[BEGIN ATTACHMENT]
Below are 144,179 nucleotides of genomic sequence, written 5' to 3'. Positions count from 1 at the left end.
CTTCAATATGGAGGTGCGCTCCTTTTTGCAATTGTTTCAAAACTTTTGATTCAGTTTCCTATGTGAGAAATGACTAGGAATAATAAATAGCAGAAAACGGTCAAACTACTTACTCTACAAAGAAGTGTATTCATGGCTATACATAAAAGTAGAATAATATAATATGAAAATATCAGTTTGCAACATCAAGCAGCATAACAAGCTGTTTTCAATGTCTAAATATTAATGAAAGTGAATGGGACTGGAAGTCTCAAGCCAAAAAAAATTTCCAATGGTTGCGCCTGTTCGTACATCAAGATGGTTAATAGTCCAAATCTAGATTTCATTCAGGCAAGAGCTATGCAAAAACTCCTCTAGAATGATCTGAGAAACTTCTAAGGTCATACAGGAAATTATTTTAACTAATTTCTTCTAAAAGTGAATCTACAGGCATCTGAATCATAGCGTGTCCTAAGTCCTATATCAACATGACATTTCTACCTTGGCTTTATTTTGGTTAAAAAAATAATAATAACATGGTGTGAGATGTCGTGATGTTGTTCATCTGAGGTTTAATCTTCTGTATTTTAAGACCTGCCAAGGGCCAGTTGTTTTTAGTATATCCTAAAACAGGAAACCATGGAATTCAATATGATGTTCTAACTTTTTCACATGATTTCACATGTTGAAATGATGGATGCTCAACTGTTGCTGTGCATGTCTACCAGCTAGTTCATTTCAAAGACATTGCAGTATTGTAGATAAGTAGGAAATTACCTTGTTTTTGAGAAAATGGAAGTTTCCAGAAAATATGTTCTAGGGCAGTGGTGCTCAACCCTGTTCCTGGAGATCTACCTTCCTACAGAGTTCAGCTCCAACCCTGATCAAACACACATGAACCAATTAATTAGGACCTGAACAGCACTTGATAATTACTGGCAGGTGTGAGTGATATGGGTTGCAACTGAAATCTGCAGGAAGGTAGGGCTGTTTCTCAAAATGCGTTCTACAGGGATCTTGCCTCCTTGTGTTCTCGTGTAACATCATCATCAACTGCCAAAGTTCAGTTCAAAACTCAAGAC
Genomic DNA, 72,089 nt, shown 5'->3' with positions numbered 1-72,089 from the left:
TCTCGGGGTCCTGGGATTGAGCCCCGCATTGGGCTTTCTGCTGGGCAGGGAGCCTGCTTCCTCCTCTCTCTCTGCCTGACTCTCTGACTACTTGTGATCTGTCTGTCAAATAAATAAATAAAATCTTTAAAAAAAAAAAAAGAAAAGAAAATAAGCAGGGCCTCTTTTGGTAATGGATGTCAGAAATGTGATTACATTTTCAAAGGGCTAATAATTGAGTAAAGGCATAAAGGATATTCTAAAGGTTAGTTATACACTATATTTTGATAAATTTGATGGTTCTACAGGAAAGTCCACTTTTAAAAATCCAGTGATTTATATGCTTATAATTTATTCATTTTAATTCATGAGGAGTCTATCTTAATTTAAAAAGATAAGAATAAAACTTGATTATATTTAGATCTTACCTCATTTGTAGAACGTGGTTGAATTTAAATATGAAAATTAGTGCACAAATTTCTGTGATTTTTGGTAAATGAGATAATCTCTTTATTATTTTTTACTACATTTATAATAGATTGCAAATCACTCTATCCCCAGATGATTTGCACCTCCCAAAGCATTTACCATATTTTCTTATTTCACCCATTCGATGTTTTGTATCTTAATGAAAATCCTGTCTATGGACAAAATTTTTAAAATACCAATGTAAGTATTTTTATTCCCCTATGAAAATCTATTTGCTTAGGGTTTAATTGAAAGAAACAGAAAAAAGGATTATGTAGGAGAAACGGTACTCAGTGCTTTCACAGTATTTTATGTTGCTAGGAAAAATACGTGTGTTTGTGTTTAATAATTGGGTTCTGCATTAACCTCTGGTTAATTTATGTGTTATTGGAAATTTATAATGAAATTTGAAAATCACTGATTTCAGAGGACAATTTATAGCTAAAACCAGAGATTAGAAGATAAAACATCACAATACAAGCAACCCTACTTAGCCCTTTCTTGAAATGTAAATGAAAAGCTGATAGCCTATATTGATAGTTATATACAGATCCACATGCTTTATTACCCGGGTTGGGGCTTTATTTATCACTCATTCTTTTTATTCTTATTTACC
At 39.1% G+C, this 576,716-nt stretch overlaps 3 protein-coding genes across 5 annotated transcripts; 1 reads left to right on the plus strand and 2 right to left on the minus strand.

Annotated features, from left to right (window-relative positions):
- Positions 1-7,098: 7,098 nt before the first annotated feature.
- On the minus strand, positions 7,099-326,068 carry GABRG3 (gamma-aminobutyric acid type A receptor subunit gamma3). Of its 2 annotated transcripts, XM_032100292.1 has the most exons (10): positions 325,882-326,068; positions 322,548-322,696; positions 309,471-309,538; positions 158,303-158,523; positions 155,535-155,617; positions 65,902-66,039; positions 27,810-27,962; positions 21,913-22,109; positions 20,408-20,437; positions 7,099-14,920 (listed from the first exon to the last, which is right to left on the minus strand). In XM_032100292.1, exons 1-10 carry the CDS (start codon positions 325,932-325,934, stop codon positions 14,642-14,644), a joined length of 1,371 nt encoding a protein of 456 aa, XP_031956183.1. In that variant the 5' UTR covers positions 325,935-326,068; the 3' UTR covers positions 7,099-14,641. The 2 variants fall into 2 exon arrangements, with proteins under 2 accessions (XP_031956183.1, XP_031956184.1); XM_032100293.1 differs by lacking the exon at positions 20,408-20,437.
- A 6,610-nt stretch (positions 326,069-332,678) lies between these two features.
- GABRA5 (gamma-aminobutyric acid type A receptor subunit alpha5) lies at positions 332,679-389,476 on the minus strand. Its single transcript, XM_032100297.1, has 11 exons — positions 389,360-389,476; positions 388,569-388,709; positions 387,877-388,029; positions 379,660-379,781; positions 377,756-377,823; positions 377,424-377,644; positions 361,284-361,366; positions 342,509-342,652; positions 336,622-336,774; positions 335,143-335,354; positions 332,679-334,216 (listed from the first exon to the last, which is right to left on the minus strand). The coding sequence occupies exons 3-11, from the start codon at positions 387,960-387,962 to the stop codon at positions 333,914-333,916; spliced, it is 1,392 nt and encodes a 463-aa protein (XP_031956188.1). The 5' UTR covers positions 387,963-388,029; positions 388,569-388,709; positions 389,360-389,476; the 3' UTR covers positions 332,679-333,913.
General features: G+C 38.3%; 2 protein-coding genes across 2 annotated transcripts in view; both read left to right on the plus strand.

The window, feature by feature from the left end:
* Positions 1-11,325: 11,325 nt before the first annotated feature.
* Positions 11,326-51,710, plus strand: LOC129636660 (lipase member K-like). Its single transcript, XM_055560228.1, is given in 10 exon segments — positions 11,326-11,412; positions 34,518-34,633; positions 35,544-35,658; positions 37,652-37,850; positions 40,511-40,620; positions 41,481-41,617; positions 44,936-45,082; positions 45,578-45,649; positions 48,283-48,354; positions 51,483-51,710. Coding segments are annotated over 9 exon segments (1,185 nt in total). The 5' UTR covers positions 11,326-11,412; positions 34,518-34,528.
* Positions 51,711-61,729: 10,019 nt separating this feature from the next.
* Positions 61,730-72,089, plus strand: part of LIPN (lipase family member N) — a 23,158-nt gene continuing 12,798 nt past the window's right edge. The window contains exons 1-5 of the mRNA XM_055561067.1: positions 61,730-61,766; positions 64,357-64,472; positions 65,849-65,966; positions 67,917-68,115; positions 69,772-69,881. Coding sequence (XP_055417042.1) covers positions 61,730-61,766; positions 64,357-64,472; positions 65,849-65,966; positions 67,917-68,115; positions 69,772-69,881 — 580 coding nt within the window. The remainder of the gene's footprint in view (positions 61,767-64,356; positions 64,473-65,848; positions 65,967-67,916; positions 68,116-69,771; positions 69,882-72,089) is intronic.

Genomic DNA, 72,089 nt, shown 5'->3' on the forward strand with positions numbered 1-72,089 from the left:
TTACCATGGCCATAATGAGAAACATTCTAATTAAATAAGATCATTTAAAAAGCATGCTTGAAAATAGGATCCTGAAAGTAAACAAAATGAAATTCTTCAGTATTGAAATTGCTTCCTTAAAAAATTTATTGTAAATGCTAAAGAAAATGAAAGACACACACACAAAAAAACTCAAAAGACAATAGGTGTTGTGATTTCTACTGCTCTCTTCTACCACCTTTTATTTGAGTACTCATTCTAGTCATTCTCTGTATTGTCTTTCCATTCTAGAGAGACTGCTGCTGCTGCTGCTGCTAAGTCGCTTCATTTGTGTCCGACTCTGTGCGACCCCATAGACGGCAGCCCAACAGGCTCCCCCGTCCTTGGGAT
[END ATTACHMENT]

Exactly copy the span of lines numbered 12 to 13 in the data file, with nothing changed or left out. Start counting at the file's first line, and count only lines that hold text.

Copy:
The window, feature by feature from the left end:
* Positions 1-11,325: 11,325 nt before the first annotated feature.